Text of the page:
I live in the D.C. metro area. which is very good place to find films. If you don’t live in New York or Los Angeles, it’s about the best you can do. I’m within 10 miles of a multiplicity of multiplexes, not to mention four theaters I would consider “art house” theaters or at least mixes of wider-appeal fare and smaller stuff.
According to Fandango and some back-of-the-envelope math, excluding documentaries and animation, there are 617 movie showings today — that’s just today, Friday — within 10 miles of my house.
Of those 617 showings, 561 of them — 90 percent — are stories about men or groups of men, where women play supporting roles or fill out ensembles primarily focused on men. The movies making up those 566 showings: Man Of Steel (143), This Is The End (77), The Internship (52), The Purge (49), After Earth (29), Now You See Me (56), Fast & Furious 6 (44), The Hangover Part III (16), Star Trek Into Darkness (34), The Great Gatsby (16), Iron Man 3 (18), Mud (9), The Company You Keep (4), Kings Of Summer (9), and 42 (5).
Thirty-one are showings of movies about balanced pairings or ensembles of men and women: Before Midnight (26), Shadow Dancer (4), and Wish You Were Here (1).
Twenty-five are showings of movies about women or girls: The East (8), Fill The Void (4), Frances Ha (9), and What Maisie Knew (4).
Of the seven movies about women or balanced groups, only one — the Israeli film Fill The Void — is directed by a woman, Rama Burshtein. That’s also the only one that isn’t about a well-off white American.
There are nearly six times as many showings of Man Of Steel alone as there are of all the films about women put together.
If I were limited to multiplexes, as people are in many parts of the country, the numbers would be worse. In many places, the number would be zero. Frances Ha is by far the most widely available of the four women-centered movies, and it’s on 213 screens this weekend in the entire country. The East is on 115. What Maisie Knew is on 51. Fill The Void looks like it’s in about 20 locations, judging by its site.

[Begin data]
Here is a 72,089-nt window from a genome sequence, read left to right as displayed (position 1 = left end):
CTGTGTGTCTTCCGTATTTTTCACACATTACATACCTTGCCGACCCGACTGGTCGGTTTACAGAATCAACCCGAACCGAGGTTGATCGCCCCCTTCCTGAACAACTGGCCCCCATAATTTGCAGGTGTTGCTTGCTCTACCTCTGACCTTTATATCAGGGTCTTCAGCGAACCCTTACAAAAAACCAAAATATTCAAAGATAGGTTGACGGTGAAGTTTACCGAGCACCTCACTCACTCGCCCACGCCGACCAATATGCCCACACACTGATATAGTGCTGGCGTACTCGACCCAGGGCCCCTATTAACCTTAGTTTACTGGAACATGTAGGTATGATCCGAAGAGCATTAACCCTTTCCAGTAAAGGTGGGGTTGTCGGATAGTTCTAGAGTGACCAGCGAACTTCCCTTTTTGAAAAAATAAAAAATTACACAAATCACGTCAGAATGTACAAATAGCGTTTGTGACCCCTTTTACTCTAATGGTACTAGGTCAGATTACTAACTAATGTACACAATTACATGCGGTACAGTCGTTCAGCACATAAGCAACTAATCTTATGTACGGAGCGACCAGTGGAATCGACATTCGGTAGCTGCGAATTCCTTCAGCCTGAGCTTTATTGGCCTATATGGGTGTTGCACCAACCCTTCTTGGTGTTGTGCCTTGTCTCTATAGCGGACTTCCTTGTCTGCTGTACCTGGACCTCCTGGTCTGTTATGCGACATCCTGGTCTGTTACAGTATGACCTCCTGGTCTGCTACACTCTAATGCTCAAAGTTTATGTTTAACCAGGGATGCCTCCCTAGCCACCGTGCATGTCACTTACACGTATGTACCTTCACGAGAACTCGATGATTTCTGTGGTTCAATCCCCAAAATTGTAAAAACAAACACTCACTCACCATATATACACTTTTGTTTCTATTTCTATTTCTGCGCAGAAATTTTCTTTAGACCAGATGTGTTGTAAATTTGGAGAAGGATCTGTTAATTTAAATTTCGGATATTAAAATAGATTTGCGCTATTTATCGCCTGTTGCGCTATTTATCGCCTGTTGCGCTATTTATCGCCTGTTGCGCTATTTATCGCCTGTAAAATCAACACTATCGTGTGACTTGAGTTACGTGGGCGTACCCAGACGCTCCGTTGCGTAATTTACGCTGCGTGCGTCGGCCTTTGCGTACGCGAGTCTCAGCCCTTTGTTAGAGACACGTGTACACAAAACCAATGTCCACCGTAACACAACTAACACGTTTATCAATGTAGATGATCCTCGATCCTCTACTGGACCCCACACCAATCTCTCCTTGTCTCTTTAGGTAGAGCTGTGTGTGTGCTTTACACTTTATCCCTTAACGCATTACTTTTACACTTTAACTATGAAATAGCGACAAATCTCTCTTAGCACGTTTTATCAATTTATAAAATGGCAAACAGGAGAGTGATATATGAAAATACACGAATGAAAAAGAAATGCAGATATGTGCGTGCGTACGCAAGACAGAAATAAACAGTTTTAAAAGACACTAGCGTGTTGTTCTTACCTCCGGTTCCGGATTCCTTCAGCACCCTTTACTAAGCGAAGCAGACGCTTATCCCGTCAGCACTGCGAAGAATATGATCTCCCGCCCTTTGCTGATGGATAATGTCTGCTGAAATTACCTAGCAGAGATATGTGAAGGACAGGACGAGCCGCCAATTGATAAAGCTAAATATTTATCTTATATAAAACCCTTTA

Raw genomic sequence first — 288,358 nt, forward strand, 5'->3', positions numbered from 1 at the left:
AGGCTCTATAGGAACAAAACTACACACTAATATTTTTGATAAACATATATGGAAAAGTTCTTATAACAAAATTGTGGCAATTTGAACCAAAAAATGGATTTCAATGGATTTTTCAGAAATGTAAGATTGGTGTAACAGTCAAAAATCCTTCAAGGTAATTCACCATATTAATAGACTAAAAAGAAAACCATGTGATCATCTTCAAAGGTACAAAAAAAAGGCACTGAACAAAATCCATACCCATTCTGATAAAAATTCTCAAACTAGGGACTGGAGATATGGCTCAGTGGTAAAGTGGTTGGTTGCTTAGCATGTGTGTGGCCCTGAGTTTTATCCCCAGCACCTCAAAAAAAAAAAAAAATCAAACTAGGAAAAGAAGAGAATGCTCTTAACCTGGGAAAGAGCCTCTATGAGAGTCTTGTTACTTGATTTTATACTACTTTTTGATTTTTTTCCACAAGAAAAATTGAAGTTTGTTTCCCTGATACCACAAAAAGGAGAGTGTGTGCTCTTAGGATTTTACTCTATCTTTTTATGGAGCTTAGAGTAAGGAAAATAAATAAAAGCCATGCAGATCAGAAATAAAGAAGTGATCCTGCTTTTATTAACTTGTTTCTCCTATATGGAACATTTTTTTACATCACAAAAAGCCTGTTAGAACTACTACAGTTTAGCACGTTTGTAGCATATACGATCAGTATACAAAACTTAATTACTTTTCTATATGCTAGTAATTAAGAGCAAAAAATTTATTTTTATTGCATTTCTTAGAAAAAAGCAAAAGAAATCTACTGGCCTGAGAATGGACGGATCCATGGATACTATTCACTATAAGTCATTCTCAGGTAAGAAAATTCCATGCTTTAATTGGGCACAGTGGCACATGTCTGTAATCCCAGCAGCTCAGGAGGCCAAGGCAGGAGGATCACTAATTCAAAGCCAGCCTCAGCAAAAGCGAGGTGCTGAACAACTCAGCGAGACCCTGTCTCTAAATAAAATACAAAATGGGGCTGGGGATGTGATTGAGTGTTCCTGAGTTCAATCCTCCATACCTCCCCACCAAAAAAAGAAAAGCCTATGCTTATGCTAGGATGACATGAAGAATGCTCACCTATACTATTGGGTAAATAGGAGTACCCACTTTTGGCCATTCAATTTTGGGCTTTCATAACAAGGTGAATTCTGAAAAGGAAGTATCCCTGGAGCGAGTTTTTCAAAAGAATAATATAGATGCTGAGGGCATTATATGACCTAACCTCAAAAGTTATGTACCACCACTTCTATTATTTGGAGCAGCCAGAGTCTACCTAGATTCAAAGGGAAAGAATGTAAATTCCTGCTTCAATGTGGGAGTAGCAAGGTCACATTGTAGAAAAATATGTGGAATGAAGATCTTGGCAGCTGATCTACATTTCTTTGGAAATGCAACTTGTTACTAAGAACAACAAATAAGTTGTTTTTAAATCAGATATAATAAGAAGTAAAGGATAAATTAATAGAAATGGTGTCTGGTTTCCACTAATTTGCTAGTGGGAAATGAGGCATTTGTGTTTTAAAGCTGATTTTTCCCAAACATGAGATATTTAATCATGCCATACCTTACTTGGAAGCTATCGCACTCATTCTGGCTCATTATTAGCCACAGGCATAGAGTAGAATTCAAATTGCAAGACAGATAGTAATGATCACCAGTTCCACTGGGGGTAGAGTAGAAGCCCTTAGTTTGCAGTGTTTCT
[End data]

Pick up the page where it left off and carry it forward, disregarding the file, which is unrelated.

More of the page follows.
The Internship is on 3,399.
I want to stress this again: In many, many parts of the country right now, if you want to go to see a movie in the theater and see a current movie about a woman — any story about any woman that isn’t a documentary or a cartoon — you can’t. You cannot. There are not any. You cannot take yourself to one, take your friend to one, take your daughter to one.
There are not any.
By far your best shot, numbers-wise, at finding one that’s at least even-handedly featuring a man and a woman is Before Midnight (on 891 screens) so I hope you like it. Because it’s pretty much that or a solid, impenetrable wall of movies about dudes.
Dudes in capes, dudes in cars, dudes in space, dudes drinking, dudes smoking, dudes doing magic tricks, dudes being funny, dudes being dramatic, dudes flying through the air, dudes blowing up, dudes getting killed, dudes saving and kissing women and children, and dudes glowering at each other.
Somebody asked me this morning what “the women” are going to do about this. I don’t know. I honestly am at the point where I have no idea what to do about it. Stop going to the movies? Boycott everything?
They put up Bridesmaids, we went. They put up Pitch Perfect, we went. They put up The Devil Wears Prada, which was in two-thousand-meryl-streeping-oh-six, and we went (and by “we,” I do not just mean women; I mean we, the humans), and all of it has led right here, right to this place. Right to the land of zippedy-doo-dah. You can apparently make an endless collection of high-priced action flops and everybody says “win some, lose some” and nobody decides that They Are Poison, but it feels like every “surprise success” about women is an anomaly and every failure is an abject lesson about how we really ought to just leave it all to The Rock.
Nobody remembers, it seems, how many people said Bridesmaids would fail. And it didn’t! But it didn’t matter.
My answer is that I have no idea what the women are going to do about it. It helps when critics, including men, care about the way women artists are treated and make it their problem to share, as Sam Adams did yesterday in a terrific piece about Sofia Coppola. It helps when people go out of their way to see any kind of film that’s about people other than themselves. It helps when we acknowledge that what we have right now is a Hollywood entertainment business that has pretty much entirely devoted itself to telling men’s stories — and to the degree that’s for business reasons, it’s because they’ve gotten the impression we’ve devoted ourselves to listening to men’s stories.
But for crying out loud, let’s at least notice. When it’s 90 percent here, it’s much worse elsewhere.